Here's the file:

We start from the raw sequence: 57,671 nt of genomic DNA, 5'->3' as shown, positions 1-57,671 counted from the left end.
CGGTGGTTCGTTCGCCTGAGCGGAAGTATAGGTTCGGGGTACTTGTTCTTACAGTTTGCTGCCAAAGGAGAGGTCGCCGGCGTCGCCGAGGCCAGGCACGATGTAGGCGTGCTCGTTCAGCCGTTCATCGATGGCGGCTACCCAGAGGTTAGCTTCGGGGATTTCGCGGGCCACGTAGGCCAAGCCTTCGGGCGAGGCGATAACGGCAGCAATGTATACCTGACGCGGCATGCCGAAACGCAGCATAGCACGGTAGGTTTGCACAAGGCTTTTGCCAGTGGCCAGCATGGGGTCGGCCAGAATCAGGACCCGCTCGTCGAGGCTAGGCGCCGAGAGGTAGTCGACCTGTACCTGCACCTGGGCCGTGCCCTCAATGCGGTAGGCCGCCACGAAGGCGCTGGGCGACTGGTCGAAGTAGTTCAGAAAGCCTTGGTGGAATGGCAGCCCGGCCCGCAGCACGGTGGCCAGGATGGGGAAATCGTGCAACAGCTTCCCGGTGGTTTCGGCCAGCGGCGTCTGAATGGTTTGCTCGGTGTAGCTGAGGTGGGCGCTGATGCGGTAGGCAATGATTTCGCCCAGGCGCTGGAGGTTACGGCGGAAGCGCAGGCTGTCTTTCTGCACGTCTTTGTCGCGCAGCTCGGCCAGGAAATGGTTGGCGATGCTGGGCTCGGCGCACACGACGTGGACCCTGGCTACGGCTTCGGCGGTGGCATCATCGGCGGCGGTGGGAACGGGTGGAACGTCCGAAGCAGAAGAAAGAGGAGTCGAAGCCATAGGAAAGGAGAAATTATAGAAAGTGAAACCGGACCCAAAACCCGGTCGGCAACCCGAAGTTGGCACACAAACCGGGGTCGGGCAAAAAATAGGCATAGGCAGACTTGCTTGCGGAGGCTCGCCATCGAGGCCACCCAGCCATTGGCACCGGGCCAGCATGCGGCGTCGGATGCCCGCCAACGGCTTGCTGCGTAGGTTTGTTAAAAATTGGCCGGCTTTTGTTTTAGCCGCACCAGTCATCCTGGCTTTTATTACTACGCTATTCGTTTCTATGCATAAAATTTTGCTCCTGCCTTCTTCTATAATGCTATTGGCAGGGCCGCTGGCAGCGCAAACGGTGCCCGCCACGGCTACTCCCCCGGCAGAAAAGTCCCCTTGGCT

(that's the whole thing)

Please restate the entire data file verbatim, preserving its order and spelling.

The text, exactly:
We start from the raw sequence: 57,671 nt of genomic DNA, 5'->3' as shown, positions 1-57,671 counted from the left end.
CGGTGGTTCGTTCGCCTGAGCGGAAGTATAGGTTCGGGGTACTTGTTCTTACAGTTTGCTGCCAAAGGAGAGGTCGCCGGCGTCGCCGAGGCCAGGCACGATGTAGGCGTGCTCGTTCAGCCGTTCATCGATGGCGGCTACCCAGAGGTTAGCTTCGGGGATTTCGCGGGCCACGTAGGCCAAGCCTTCGGGCGAGGCGATAACGGCAGCAATGTATACCTGACGCGGCATGCCGAAACGCAGCATAGCACGGTAGGTTTGCACAAGGCTTTTGCCAGTGGCCAGCATGGGGTCGGCCAGAATCAGGACCCGCTCGTCGAGGCTAGGCGCCGAGAGGTAGTCGACCTGTACCTGCACCTGGGCCGTGCCCTCAATGCGGTAGGCCGCCACGAAGGCGCTGGGCGACTGGTCGAAGTAGTTCAGAAAGCCTTGGTGGAATGGCAGCCCGGCCCGCAGCACGGTGGCCAGGATGGGGAAATCGTGCAACAGCTTCCCGGTGGTTTCGGCCAGCGGCGTCTGAATGGTTTGCTCGGTGTAGCTGAGGTGGGCGCTGATGCGGTAGGCAATGATTTCGCCCAGGCGCTGGAGGTTACGGCGGAAGCGCAGGCTGTCTTTCTGCACGTCTTTGTCGCGCAGCTCGGCCAGGAAATGGTTGGCGATGCTGGGCTCGGCGCACACGACGTGGACCCTGGCTACGGCTTCGGCGGTGGCATCATCGGCGGCGGTGGGAACGGGTGGAACGTCCGAAGCAGAAGAAAGAGGAGTCGAAGCCATAGGAAAGGAGAAATTATAGAAAGTGAAACCGGACCCAAAACCCGGTCGGCAACCCGAAGTTGGCACACAAACCGGGGTCGGGCAAAAAATAGGCATAGGCAGACTTGCTTGCGGAGGCTCGCCATCGAGGCCACCCAGCCATTGGCACCGGGCCAGCATGCGGCGTCGGATGCCCGCCAACGGCTTGCTGCGTAGGTTTGTTAAAAATTGGCCGGCTTTTGTTTTAGCCGCACCAGTCATCCTGGCTTTTATTACTACGCTATTCGTTTCTATGCATAAAATTTTGCTCCTGCCTTCTTCTATAATGCTATTGGCAGGGCCGCTGGCAGCGCAAACGGTGCCCGCCACGGCTACTCCCCCGGCAGAAAAGTCCCCTTGGCT